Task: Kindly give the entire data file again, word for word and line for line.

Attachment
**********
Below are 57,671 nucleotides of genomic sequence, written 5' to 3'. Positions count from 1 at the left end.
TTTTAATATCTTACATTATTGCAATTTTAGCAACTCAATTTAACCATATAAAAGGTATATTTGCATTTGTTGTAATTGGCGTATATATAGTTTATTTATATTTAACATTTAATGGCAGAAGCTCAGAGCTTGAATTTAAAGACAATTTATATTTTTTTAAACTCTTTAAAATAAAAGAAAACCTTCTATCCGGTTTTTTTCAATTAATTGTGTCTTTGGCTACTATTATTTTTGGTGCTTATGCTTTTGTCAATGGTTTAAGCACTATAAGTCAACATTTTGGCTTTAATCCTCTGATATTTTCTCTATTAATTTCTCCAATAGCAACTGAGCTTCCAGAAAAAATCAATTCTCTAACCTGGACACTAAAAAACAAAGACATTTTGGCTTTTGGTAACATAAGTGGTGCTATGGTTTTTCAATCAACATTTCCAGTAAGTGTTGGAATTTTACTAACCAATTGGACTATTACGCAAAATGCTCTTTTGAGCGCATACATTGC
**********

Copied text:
Below are 57,671 nucleotides of genomic sequence, written 5' to 3'. Positions count from 1 at the left end.
TTTTAATATCTTACATTATTGCAATTTTAGCAACTCAATTTAACCATATAAAAGGTATATTTGCATTTGTTGTAATTGGCGTATATATAGTTTATTTATATTTAACATTTAATGGCAGAAGCTCAGAGCTTGAATTTAAAGACAATTTATATTTTTTTAAACTCTTTAAAATAAAAGAAAACCTTCTATCCGGTTTTTTTCAATTAATTGTGTCTTTGGCTACTATTATTTTTGGTGCTTATGCTTTTGTCAATGGTTTAAGCACTATAAGTCAACATTTTGGCTTTAATCCTCTGATATTTTCTCTATTAATTTCTCCAATAGCAACTGAGCTTCCAGAAAAAATCAATTCTCTAACCTGGACACTAAAAAACAAAGACATTTTGGCTTTTGGTAACATAAGTGGTGCTATGGTTTTTCAATCAACATTTCCAGTAAGTGTTGGAATTTTACTAACCAATTGGACTATTACGCAAAATGCTCTTTTGAGCGCATACATTGC